Our view is that we do not need to wait for school reform to take place. We can make changes at the individual level. The above five questions are not math problems that can only be taught in school. These are problems that we encounter in our daily life. So in order to improve on quantitative skills, we do not necessarily need to go back to school to take a course in finance. We can improve on quantitative skills one purchase at a time and one bank transaction at a time. Come up with a right question. Then take out a calculator and a notepad and try to resolve the issue that is at hand.

Some students cannot wait for schooling to be over so that they don’t have to deal with math any more. This jaundiced view of math is unfortunate. There is school math and there is math in everyday life. This study published in the National Academy of Sciences shows that it pays to have skills in the latter.


Further Information

Here’s a few news outlets that reported on the same study.

This is the study published in the National Academy of Sciences.

Cheering for Yitang Zhang

If you Google the name of “Yitang Zhang” recently, you will find many entries with keywords such as “twin primes”, “twin prime conjecture”, “bounded gaps between primes”, along with “University of New Hampshire”. Here’s three of the entries: UNH professor solves ancient mathematics riddle; UNH lecturer stuns the math world; The Beauty of Bounded Gaps. Here’s a piece from New York Times: Solving a Riddle of Primes. The reason for all this attention from the mainstream media that normally don’t pay attention to math? Mr. Zhang made a huge breakthrough toward solving an ancient problem about prime numbers. This is a brief account of his achievement.


A prime number is an integer greater than 1 that has no divisor other than 1 and the number itself. For example, 3 is a prime number because 1 and 3 are the only positive integers that evenly divide 3. However 6 is not a prime number since 3 evenly divides 6 in addition to 1 and 6. The first several prime numbers are: 2, 3, 5, 7, 11, 13, …

A pair of prime numbers are twin primes if they differ by 2, for examples, 3 and 5, 5 and 7, 11 and 13, 17 and 19 and so on.

The Greek mathematician Euclid gave the oldest known proof that there are infinitely many prime numbers around 300 BC. Euclid also conjectured that there are infinitely many pairs of twin primes.

The statement that there are infinitely many pairs of twin primes is called the Twin Prime Conjecture. Note that the Twin Prime Conjecture is saying that there are infinitely many pairs of primes such that the gap within each pair is exactly 2. Many great mathematical minds since ancient time had been trying to prove this conjecture but to no avail. But there were incremental progress throughout the twentieth century and in the first decade of the new century.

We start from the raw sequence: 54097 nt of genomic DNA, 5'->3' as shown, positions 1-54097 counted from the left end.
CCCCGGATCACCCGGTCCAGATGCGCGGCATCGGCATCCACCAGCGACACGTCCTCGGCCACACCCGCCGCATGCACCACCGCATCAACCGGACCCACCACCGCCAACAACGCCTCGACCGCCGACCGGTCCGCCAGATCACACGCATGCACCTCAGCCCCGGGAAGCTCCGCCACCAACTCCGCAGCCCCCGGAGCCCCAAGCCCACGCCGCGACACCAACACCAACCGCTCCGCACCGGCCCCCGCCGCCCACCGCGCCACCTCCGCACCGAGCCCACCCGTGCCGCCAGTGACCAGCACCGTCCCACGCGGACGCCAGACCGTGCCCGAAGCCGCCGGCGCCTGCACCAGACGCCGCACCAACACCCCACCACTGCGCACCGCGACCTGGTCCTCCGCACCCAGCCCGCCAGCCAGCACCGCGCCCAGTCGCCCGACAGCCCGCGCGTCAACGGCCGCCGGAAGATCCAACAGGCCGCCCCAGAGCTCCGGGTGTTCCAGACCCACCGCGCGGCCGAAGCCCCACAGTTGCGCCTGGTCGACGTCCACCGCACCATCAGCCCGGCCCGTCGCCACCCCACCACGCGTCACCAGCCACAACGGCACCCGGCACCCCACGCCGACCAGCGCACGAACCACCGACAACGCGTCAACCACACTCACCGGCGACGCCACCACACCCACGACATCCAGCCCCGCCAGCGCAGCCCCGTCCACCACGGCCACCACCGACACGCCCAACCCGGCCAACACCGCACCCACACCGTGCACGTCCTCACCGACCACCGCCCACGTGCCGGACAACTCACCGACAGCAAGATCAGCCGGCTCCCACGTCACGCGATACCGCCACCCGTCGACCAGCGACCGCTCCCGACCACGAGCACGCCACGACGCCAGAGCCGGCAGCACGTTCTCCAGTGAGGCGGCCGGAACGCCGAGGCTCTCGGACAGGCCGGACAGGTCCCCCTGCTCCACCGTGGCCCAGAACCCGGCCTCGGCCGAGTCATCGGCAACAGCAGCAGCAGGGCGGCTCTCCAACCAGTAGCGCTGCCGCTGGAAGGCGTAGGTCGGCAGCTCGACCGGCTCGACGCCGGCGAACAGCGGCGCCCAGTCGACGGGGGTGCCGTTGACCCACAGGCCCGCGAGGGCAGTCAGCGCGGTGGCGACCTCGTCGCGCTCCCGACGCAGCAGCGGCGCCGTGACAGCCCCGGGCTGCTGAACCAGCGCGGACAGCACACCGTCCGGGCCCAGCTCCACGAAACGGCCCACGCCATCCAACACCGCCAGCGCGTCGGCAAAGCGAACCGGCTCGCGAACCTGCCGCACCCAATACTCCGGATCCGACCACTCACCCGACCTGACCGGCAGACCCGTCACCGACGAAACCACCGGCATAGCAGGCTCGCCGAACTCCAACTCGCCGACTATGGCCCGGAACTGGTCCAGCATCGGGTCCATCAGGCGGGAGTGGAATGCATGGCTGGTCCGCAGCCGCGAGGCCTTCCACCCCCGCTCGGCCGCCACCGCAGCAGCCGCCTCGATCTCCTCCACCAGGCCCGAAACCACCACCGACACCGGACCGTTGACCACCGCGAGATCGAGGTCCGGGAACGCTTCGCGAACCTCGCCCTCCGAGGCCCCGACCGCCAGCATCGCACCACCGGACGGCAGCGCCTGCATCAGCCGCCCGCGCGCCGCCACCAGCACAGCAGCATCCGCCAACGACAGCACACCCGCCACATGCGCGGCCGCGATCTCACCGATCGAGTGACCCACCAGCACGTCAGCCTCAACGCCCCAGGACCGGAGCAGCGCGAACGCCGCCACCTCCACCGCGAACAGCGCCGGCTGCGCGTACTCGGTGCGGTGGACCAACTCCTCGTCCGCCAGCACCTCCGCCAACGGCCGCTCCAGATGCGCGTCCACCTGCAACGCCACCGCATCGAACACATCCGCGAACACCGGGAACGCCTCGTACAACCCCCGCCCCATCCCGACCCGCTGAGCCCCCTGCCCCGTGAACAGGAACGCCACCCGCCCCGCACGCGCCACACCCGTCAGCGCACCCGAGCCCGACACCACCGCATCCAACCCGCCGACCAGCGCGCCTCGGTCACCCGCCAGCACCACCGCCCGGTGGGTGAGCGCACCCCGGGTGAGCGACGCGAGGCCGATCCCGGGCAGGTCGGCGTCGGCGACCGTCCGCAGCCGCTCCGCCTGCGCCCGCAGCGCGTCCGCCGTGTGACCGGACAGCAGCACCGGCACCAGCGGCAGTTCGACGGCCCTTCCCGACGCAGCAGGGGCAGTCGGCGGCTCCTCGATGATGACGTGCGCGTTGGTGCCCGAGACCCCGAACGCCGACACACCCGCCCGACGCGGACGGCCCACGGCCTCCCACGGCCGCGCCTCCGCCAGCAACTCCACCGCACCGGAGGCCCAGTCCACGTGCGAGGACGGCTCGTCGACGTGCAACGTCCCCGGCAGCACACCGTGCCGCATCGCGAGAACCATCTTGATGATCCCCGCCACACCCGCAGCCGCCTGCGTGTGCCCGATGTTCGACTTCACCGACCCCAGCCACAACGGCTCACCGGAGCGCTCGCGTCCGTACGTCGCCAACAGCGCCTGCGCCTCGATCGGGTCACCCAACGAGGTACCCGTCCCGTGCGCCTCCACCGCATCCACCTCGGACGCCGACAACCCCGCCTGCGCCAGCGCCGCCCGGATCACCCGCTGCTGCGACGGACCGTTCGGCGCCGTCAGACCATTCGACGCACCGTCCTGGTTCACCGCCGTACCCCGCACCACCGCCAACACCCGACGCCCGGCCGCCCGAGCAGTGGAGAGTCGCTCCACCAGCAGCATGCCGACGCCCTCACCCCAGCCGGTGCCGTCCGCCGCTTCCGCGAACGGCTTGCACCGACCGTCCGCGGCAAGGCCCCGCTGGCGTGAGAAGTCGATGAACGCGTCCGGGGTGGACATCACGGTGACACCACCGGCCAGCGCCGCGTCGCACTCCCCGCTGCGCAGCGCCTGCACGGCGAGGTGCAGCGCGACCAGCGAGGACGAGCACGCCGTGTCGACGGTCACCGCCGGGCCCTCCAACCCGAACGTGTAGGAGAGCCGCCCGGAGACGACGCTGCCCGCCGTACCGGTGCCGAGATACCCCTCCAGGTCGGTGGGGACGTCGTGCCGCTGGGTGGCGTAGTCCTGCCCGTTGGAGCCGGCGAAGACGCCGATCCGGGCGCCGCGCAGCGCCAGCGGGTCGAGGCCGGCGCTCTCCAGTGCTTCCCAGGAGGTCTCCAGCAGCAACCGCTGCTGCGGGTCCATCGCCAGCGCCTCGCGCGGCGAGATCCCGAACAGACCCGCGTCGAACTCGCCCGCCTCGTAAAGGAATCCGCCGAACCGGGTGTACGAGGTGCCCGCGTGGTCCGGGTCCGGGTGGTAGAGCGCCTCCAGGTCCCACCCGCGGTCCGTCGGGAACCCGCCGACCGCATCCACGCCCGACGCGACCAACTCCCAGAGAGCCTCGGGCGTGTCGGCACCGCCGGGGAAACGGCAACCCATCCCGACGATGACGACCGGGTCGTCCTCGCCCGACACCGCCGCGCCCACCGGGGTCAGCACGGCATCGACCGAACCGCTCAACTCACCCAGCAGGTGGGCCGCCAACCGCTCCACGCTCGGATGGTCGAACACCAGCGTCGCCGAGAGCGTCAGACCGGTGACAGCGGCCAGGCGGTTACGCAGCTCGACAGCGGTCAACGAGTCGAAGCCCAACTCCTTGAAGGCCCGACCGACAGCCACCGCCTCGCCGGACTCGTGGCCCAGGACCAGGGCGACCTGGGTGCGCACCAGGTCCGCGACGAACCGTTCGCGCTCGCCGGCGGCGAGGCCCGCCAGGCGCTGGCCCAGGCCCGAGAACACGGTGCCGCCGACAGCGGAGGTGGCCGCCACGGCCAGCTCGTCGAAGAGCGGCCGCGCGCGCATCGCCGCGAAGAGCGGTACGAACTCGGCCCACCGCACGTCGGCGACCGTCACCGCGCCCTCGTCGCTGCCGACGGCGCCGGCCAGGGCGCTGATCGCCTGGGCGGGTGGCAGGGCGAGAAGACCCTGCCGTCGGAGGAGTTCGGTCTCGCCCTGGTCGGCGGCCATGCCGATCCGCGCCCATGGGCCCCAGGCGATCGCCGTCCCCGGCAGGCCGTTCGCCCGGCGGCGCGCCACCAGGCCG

Mr. Yitang Zhang did not prove the Twin Prime Conjecture. He proved that there are infinitely many pairs of prime numbers such that the gap within each pair is bounded is at most 70,000,000 (70 millions). In other words, Mr. Yitang Zhang proved the Bounded Gaps Conjecture.

The gap of 70 million seems like a large number and may not seem all that significant to non-mathematicians. Now that there is now a proof that the gaps between pairs of primes do not have to increase without bound (as some mathematicians had suspected), mathematicians can work on narrowing the gaps (may be even reducing the gaps down to 2).

Indeed, since the announcement of Mr. Yitang Zhang’s result in May, some mathematicians had narrowed the gaps down to mere millions (in one case down to hundreds of thousands)!


His achievement is even more impressive considering the background of Mr. Yitang Zhang. Mr. Zhang did earn a PhD in mathematics in 1991 from Purdue University. In the tough academic job market after graduation, he could not find any academic position. He worked as an accountant for a period. He even made sandwiches at a Subway shop at one point. He is currently a part-time math lecturer at the University of New Hampshire, a nice school for sure, but far from the elite club of mathematicians working at places like Harvard, Princeton and Stanford.

Some people have this notion that monumental math problems such as the Twin Prime Conjecture are the domain of young math whiz. Mr. Zhang is over the age of 50.

Another handicap for Mr. Zhang is that he is not in the math specialty of number theory, which would be the specialty of the mathematicians who work on problems like Twin Prime Conjecture.

The last academic publication of Mr. Yitang Zhang is from the year 2001. So he is considered an inactive researcher by many in the math community.

Given his background, no one in the math community expects great results from Mr. Yitang Zhang. Apparently he was oblivious of his supposedly “handicaps”. He certainly did not make any excuses for himself. He just kept plugging away, building upon the advances made by other mathematicians.

The story of Yitang Zhang is remarkable in two fronts. One is his mathematical work. The other is the human dimension of the story, which makes his achievement all the more remarkable. Mr. Yitang Zhang is an inspiration to us all.


More information about Yitang Zhang can be found on the Internet. Here’s a few more entries from an Internet search.